A Goofy Paid Leave Proposal That May Be Worth Cynical Support

Share  Tweet
Alexander Rabb / Flickr

Kristin Shapiro and Andrew Biggs have offered a new idea for providing paid parental leave. They sum it up like this:

The federal government could provide paid parental leave to all workers in the United States by offering them Social Security parental benefits. The proposed program would be structured to be self-financing. In return for receiving parental benefits, new parents would agree to defer their collection of Social Security benefits upon retirement for the period of time necessary to offset the cost of their parental benefits. Participation in the program would be strictly voluntary; new parents who do not need parental benefits or who do not wish to defer their retirement benefits would not be required to participate.

In short, parents of newborns that chose to take paid leave will be required to make up those benefits at the end of their career by retiring later and foregoing old-age pension benefits.

Michael Hiltzik has already offered a scattershot criticism of this idea, but he manages to miss the crucial problem with it, which is that it goes against the purpose of family benefits. The main purpose of family benefits is to promote equality between similarly-situated families with different numbers of children.

The only way for a family with three kids to live like a family with zero kids is if we ensure that the three-kid family does not have to forego many months of pay every time they give birth (paid leave), does not have to drop out of the labor force to provide care and education during the workday (public child care, public school), and does not have to shoulder the entire financial burden of raising their kids (child allowance, child tax credit). A society that fails to provide these kinds of family benefits is one that is massively slanted towards those who have few or no kids, which seems unfair from an egalitarian perspective.

Unlike normal paid leave plans, the Shapiro-Biggs plan does not try to equalize the conditions of families with different numbers of kids. Instead, it intentionally maintains that inequality by requiring people who have more kids to retire later than people who have fewer kids. Put simply: the proposal takes the inequality that paid leave is meant to solve — people who have children are forced to forego pay — and moves it to the end of the career by forcing people who have children to forego old-age pension. The inequality is thus shifted to another ledger without being ameliorated at all.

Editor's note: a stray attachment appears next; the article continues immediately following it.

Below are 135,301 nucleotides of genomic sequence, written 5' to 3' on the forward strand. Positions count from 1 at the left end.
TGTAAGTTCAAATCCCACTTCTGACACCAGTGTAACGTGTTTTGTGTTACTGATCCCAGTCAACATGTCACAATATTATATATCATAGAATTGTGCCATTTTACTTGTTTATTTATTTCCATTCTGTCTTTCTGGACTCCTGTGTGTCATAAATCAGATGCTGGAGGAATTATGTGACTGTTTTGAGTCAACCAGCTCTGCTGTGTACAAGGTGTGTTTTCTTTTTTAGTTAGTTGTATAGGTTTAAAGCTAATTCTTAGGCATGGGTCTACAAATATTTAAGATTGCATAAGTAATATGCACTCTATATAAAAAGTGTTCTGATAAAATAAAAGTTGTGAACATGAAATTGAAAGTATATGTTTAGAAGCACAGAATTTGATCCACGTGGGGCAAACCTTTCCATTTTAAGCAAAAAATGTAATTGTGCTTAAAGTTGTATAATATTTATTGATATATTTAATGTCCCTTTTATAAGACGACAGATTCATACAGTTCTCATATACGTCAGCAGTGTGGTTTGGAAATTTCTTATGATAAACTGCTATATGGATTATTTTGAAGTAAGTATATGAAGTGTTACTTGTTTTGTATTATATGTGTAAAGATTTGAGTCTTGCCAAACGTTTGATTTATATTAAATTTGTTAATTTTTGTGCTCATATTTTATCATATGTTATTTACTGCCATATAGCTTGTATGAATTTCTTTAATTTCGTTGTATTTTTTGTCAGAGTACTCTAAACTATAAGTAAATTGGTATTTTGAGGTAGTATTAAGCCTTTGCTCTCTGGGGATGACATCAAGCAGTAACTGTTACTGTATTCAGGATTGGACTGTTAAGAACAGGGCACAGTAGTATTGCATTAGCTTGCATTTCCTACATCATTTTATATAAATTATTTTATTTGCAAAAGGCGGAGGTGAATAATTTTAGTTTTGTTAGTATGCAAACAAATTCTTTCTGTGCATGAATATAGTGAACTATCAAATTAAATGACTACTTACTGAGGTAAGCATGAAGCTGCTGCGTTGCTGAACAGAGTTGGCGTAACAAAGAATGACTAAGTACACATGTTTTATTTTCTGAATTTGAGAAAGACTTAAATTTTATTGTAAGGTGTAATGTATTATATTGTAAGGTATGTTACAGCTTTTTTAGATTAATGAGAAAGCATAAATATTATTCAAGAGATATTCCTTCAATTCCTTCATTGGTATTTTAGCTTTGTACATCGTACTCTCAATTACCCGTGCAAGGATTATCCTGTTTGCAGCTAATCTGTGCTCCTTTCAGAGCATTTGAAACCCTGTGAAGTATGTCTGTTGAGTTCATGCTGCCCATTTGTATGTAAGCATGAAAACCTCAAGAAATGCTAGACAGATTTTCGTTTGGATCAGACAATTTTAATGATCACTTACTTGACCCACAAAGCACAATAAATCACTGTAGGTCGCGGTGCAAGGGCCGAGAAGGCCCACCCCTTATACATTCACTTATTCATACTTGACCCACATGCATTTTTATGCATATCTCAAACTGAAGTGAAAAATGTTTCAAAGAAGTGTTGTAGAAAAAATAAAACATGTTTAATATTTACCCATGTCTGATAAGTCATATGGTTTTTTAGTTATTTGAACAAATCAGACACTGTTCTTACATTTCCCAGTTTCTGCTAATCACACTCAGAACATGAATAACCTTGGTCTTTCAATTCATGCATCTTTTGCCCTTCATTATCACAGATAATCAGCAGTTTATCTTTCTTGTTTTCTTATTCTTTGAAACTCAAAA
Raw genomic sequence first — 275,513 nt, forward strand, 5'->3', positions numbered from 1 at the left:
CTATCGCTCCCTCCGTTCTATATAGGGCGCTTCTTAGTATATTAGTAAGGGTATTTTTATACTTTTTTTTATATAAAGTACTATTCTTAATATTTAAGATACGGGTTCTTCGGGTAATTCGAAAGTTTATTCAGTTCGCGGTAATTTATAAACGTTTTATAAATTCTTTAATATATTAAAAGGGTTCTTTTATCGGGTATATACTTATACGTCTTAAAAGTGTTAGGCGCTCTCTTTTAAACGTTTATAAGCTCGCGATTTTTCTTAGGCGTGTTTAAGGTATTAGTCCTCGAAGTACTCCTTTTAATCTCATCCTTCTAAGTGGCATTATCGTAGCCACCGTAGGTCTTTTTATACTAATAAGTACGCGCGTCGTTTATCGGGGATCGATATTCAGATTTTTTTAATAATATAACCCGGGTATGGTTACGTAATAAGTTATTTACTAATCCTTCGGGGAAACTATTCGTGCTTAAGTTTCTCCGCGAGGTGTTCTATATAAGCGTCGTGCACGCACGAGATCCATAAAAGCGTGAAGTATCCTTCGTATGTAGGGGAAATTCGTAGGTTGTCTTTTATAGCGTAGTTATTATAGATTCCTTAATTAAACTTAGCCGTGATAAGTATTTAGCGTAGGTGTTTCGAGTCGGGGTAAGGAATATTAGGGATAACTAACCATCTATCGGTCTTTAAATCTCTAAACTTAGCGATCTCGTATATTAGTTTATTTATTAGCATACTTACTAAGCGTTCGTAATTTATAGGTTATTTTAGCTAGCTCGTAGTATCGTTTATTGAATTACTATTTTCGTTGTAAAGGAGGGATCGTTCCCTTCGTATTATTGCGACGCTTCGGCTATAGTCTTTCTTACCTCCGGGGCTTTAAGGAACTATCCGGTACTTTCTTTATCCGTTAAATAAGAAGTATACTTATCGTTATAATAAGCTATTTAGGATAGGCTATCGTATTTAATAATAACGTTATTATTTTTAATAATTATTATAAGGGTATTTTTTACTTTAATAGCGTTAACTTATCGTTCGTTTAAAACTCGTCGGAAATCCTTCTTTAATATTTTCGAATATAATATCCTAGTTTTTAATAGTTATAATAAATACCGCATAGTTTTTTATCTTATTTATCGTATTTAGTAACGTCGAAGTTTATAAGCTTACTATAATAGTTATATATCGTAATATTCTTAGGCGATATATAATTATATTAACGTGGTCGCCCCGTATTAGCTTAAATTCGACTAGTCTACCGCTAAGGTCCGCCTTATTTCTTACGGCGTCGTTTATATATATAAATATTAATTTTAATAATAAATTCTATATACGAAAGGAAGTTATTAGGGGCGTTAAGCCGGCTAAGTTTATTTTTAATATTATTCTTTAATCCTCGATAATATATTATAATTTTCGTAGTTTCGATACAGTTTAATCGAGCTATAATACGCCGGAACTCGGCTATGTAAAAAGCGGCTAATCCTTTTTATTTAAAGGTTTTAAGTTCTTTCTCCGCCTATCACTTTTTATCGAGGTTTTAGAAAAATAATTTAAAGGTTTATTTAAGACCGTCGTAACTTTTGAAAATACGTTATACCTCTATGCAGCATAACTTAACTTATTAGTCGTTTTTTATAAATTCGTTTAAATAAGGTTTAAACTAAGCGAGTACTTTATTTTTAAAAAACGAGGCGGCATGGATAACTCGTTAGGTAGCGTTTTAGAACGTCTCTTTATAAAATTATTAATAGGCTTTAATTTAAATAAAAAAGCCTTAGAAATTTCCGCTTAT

Parent Tax Penalty

What’s particularly odd about the Shapiro-Biggs plan is that previous conservative ideas to expand social benefits for families seemed to understand that their purpose was to counteract interfamily inequality.

As bizarre as it was, the Reformocon notion of the Parent Tax Penalty, which states that people who have children pay FICA payroll taxes twice (once for themselves and once through their kids), at least gestured towards the idea that families with more children shoulder greater financial burdens than families with fewer children and that these burdens should be equalized for fairness reasons. As Robert Stein noted, families that raise children spend well over $200,000 per child doing so, and then those children enter the labor force and pay for the old-age pensions of all elderly people whether they had children or not.

The Shapiro-Biggs plan somewhat amusingly takes the exact opposite stance on the relationship between child-having and old-age pensions. Whereas Stein and the Reformocons argue that people who have children should receive financial relief because they make possible the old-age pensions of everyone (including the childless), Shapiro and Biggs say they should receive no financial relief and should actually retire later than people who saved $200,000 or more by choosing not to raise the next generation of workers that pay their old-age pensions.

Cynical Support

Although I think it’s clear that the Shapiro-Biggs plan is ridiculous, there may be a cynical case for supporting its passage in the short-term. The cynical case is that, after such a policy was enacted, it would be trivially easy to subsequently kill the part where parents who take the benefits are forced to retire later. In fact, you would have about 25 years of time before the first recipients of the paid leave benefit would be retiring. If the Democrats took control anywhere in that 25 years, they could ensure that nobody who received the paid leave benefit has to delay their retirement for doing so. Indeed, adopting the popular plank of “ending the parent retirement penalty” may even make it easier for them to take power in the future.